2. Black-capped Kingfisher. There is usually one bird in the southern part of the beach.

Resident birds include the following:

  1. Lesser Adjutant. The birds here seem to be used to the human crowds; thus, they occasionally approach quite close. 
  2. Collared Kingfisher
  3. Sunda Pygmy-Woodpecker
  4. White-bellied Sea-Eagle, Brahminy Kite. These raptors occasionally harass the shorebirds.
  5. A variety of herons and egrets (some of these are migrants, for example, the pond-herons)
Lesser Adjutant
The ungainly-looking Lesser Adjutant is easily seen and photographed at Pantai Jeram.

Check out the eBird checklists from my previous visits to this spot. It’ll give a better picture of what to expect here:

  1. Checklist from 15/3/2023
  2. Checklist from 3/12/2023
  3. Checklist from 1/1/2024 (New Year birding!)

Public facilities

  • Food options are present nearby, including the aforementioned D’maton Corner (only opens at 2 pm). Another place is the famous ‘Aroma Ikan Bakar’ seafood restaurant, which opens at 4 pm.
  • There are several small food stalls nearby that open before lunch.
  • The ever-popular ‘Shin Lok Coffee Shop’ is only 4 km away.
  • Public toilets are available at Pantai Remis, which is 2.6 km away.

Timing for birdwatching at Pantai Jeram

  • Migrant birds are typically present from late August until early May.
  • Check the tide charts well beforehand. I usually use tide-forecast.com and refer to Port Klang tide charts.
  • Timing is important to avoid arriving when the birds are already too far out: 
    1. Arrive at the highest tide and wait for the birds to arrive as the tide recedes. For example, if the highest tide is at 8 am, arrive at 8 am. 
    2. Alternatively, arrive 3-4 hours before high tide and observe the birds coming closer as the tide rises. For example, if the highest tide is at noon, arrive around 8 am.
  • Mornings are preferable, as afternoons are more crowded and frequently bring rain showers.

Photos of birds at Pantai Jeram

Pantai Jeram shorebird flock
The far southern end of Pantai Jeram is frequently used by thousands of shorebirds during high tide.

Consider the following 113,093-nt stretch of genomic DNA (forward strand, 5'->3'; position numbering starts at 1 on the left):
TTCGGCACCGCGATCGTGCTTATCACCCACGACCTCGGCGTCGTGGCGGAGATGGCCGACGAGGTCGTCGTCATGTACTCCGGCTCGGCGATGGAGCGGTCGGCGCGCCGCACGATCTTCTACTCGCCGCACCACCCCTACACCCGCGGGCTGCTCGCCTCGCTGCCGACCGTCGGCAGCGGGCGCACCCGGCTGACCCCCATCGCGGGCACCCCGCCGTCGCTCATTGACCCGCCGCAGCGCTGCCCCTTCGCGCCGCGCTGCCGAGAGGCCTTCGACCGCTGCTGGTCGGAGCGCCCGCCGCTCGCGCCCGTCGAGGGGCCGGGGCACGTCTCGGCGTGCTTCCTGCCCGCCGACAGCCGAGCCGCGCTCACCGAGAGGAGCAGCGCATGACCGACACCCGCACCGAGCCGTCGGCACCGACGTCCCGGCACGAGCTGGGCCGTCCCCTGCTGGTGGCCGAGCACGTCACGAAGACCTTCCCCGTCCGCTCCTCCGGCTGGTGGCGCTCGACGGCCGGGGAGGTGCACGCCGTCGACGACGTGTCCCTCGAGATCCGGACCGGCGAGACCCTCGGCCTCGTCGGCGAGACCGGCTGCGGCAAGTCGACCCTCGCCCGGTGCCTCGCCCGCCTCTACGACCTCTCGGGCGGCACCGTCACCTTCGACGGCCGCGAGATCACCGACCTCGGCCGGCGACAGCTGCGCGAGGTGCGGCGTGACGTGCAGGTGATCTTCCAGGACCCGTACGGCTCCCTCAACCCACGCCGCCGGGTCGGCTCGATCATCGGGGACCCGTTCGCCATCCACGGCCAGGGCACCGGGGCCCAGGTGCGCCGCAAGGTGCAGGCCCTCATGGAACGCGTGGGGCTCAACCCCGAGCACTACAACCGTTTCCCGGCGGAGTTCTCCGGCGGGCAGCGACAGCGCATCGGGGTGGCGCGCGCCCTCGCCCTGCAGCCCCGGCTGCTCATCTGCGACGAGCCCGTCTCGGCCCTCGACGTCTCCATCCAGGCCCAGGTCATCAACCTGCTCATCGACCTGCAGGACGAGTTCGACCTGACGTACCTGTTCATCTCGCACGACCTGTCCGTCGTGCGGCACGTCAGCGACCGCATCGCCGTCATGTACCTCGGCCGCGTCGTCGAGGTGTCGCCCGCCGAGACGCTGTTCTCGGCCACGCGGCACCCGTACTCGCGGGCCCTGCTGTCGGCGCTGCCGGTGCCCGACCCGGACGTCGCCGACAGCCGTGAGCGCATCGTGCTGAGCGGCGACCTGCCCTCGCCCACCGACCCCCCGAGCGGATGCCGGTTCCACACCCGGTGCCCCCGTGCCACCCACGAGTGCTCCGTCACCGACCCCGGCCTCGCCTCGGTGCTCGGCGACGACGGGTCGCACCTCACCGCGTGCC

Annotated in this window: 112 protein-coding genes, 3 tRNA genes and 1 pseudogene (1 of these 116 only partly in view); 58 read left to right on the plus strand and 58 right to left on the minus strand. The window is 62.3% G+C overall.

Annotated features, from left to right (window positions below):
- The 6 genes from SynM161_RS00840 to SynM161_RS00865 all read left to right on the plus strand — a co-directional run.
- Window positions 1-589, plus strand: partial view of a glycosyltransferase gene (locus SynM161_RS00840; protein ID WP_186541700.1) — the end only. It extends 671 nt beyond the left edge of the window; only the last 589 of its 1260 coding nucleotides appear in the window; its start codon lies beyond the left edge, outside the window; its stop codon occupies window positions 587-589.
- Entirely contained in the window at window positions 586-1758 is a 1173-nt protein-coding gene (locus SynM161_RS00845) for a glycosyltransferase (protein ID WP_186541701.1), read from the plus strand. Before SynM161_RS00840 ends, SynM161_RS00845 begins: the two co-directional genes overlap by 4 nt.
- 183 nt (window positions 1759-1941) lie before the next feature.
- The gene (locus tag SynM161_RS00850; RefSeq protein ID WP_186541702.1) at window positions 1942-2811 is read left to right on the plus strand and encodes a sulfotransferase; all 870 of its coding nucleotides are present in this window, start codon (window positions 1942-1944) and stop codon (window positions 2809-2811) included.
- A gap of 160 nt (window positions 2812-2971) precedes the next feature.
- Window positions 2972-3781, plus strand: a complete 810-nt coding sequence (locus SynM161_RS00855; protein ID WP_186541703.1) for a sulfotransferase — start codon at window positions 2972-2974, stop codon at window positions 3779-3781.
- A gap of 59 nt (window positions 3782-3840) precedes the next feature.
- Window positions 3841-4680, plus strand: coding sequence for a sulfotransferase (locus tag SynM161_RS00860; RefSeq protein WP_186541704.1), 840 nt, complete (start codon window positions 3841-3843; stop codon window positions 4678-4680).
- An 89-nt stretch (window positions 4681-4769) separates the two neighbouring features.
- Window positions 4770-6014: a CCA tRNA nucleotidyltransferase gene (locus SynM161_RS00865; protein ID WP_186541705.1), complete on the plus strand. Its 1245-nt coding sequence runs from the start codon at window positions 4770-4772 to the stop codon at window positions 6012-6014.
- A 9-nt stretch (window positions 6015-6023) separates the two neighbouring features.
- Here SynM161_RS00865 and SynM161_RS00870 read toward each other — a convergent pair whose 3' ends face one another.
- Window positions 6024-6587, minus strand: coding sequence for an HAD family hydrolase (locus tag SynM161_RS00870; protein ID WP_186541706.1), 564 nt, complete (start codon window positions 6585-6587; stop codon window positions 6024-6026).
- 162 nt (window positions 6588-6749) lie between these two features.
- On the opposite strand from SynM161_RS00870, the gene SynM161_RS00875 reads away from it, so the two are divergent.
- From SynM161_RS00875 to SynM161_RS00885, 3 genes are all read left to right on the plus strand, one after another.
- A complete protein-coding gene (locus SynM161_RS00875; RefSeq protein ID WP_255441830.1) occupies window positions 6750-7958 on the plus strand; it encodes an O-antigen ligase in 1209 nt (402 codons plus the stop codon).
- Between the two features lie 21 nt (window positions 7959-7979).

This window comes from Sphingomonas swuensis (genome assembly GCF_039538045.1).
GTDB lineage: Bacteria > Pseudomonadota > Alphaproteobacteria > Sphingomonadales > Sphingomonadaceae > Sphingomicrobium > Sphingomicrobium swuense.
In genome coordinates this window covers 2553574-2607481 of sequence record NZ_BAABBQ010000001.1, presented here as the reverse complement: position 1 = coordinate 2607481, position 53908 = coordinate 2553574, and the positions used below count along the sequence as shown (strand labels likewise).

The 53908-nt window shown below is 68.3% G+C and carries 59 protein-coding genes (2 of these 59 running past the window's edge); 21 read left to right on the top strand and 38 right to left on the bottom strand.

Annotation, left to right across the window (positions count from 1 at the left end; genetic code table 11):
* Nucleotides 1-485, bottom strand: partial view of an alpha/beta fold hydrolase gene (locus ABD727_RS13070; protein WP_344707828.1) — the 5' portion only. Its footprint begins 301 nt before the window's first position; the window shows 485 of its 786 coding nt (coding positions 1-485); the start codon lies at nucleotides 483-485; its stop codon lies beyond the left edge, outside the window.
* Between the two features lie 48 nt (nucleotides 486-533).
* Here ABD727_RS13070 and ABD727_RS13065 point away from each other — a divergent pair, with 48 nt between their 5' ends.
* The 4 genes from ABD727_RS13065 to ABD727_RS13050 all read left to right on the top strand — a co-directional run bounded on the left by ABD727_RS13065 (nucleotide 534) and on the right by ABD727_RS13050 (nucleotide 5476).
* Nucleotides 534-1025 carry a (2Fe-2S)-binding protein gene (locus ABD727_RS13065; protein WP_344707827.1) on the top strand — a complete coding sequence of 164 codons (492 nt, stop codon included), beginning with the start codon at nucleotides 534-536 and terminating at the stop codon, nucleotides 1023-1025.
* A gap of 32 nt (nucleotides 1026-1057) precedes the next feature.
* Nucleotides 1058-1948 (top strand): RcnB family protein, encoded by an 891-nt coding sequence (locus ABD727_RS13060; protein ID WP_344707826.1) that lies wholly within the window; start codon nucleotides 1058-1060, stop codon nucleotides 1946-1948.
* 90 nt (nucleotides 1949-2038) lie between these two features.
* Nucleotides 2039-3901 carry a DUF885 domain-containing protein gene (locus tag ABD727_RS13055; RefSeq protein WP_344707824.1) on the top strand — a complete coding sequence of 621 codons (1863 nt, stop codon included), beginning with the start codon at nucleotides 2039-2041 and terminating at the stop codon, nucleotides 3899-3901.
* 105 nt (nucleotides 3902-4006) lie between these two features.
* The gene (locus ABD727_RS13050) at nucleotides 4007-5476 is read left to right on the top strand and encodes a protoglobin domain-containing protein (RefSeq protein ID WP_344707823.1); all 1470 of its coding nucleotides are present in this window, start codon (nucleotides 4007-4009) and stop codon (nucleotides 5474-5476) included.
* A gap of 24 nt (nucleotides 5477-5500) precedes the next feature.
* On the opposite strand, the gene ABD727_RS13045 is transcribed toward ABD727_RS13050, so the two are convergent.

Sandpiper Broad-billed
Even a relatively small flock such as this contains several shorebird species. There are at least 6 species in this photo. Can you spot the Broad-billed Sandpiper?
Little Egret
This Little Egret almost looks overwhelmed by the number of shorebirds surrounding it.

More information

Read our articles on shorebird watching in Malaysia at the links below:

  1. Common Shorebirds of Malaysia
  2. The Malaysian Plover
  3. The Eurasian Curlew my closest encounter with this stately shorebird occurred at Pantai Jeram!
  4. Shorebird Watching in Malaysia –  a general guide, with tips on timing, optical equipment, birdwatching locations, etc.

Conclusion

Birdwatching at Pantai Jeram is great for a variety of common migratory shorebirds. Many resident birds are also present, such as the impressive Lesser Adjutant. Notably, the birds here are often not too far away, making photography very feasible. Moreover, Pantai Jeram is easily accessible with ample nearby public amenities. 

In summary, Pantai Jeram is undoubtedly worth visiting, especially for beginner birdwatchers wishing to step into shorebird watching.

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12 Comments on “Birdwatching at Pantai Jeram, Selangor”

  1. Thank you! Easily the best article on birding at a particular location that I’ve come across – clear and concise, and yet complete. It accomplishes birdwatching.asia’s mission of sharing information on birding, and then some. Having read your article, I can’t imagine anyone with exploratory birding on his/her mind not feeling fully armed to make this trip to Pantai Jeram. Bravo!

    1. Hi there Chris! Thanks very much for your kind and encouraging words, and for reading the article/website. I’m chuffed that you enjoyed the article; hopefully, it was of benefit to you.
      If you have the time, go on and do a spot of birdwatching at Jeram (or along the Selangor coast). The shorebirds are currently busy fattening up before their long migration back north, and some are starting to show their breeding colours.
      Once again, thanks very much!

      1. The wealth of detail in such a well laid out template demonstrates a remarkable empathy for the reader rarely seen in such for-free writing, let alone a birding post. I really appreciate the immense effort taken to gather all the info as well as to craft this article to the same high quality as the others that you have written. QObviously a labor of love. I would like to make a contribution to support the website maintenance but your “Buy us a coffee” upper limit (10 coffees?) is on the low side. If you don’t mind, let me know how I can make a slightly more meaningful one-time contribution.